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The shocking warning comes from BBC political editor Laura Kuenssberg who told Politics Live’s Jo Coburn the Prime Minister could face yet more resignations from his legal team over his Government’s intention to break international laws in order to revisit the Brexit withdrawal agreement. The BBC editor claimed “whispers” behind Boris Johnson’s back in Westminster’s corridors suggest lawyers working for the Government do not think the legal precedent on which the newly tabled Internal Market Bill is based, is strong enough to break international agreements.
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She said: “Whispers and the whirlwind of rumours yesterday afternoon about potentially other Government lawyers going.
“I think from conversations I had there are certainly nerves among people who work in Government about whether or not they are somehow admitting as individuals by being part of this legislation, are they accepting that they would be breaking international law.
“It is important to say though for the audience, international law and domestic law they don’t always move exactly inconsonant.
“The Government believes and the Attorney General, who is the Government’s top political law officer, they do think that this is legal under UK domestic law.
“So there isn’t one clear interpretation about this. Absolutely clear that the majority of opinion is that this is something that goes too far.”
Boris Johnson is also facing a growing Tory backlash over controversial plans to override key elements of his Brexit deal with Brussels.
MPs reacted angrily after Northern Ireland Secretary Brandon Lewis said on Tuesday that legislation to change the Withdrawal Agreement would go against international law in a “very specific and limited way”.
Ministers have argued the measures are necessary to ensure “damaging” tariffs are not imposed by “default” on goods travelling from the rest of the UK to Northern Ireland if negotiations with the EU on a free trade agreement fail.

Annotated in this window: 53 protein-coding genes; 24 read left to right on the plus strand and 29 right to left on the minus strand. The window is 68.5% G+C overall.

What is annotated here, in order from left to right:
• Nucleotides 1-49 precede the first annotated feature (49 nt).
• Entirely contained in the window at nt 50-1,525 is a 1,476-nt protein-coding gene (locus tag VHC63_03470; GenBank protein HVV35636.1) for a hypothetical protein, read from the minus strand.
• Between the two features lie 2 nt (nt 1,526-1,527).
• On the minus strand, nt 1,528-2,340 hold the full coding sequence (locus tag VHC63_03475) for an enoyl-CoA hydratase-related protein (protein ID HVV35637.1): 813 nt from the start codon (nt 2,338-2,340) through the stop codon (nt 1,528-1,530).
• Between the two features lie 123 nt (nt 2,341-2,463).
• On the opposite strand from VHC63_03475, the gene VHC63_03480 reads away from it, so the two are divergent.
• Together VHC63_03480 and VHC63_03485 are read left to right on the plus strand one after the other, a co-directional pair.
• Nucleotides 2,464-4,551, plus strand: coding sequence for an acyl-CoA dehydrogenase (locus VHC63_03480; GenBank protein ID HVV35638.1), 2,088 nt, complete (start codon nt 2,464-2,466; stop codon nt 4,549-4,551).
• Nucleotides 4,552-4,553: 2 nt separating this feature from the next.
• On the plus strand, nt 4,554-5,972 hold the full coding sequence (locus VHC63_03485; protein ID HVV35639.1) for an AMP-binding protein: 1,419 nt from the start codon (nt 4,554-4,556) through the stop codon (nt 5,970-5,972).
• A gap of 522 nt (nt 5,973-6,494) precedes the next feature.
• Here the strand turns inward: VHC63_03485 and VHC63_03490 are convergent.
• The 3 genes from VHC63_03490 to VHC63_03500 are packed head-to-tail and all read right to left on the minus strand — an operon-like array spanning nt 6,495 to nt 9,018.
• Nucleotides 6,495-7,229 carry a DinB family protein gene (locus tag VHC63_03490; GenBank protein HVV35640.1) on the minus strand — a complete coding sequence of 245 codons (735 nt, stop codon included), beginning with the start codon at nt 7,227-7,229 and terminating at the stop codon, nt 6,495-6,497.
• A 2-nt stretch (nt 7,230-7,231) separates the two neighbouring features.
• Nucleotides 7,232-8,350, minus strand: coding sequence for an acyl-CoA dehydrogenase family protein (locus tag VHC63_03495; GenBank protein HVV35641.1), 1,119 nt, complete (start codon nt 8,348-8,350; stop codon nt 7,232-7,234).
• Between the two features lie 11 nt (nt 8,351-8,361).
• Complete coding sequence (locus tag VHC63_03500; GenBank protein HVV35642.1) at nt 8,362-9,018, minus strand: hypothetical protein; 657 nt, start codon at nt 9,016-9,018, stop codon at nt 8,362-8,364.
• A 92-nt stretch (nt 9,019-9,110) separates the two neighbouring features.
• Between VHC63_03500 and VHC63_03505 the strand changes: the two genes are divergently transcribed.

But a series of senior Conservatives have expressed dismay, warning the move risks undermining Britain’s standing and reputation as an upholder of international law.
Tobias Ellwood, chairman of the Commons Defence Committee, said that if the Government went through with the changes to the agreement – which secured the UK’s departure from the EU in January – it would “lose the moral high ground”.
“This is about the rule of law and our resolve and commitment to uphold it,” he told the BBC Radio 4 Today programme.
“To unilaterally ignore any treaty in its obligations which we’ve signed and submitted to the United Nations would actually go against everything we believe in.”
“How can we look at countries such as China in the eye and complain about them breaching international obligations over Hong Kong, or indeed Russia over ballistic missiles, or indeed Iran over the nuclear deal if we go down this road?”
He suggested there was an element of “sabre-rattling” as negotiations on a free trade deal approached the final stages with both sides apparently deadlocked.
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His comments echoed Tom Tugendhat, chairman of the Commons Foreign Affairs Committee, who said Britain had traditionally been the “chief exporter” of the rule of law around the world.
“We have been the single pillar of dependability in international negotiations… which has allowed others to prosper and indeed allowed us to prosper,” he told a British Foreign Policy Group think tank event on Tuesday.
“It’s not just about the law. Our entire economy is based on the perception that people have of the UK’s adherence to the rule of law.”
The warnings – following similar concerns expressed by former prime minister Theresa May – came as ministers tabled the Internal Market Bill containing the changes in the Commons on Wednesday.
The Prime Minister defended his plan after SNP Westminster leader Ian Blackford accused him of “creating a rogue state” where the rule of law does not apply.
Mr Johnson told Prime Minister’s Questions the Bill is “about protecting jobs, protecting growth, ensuring the fluidity and safety of our UK internal market and prosperity throughout the UK”.
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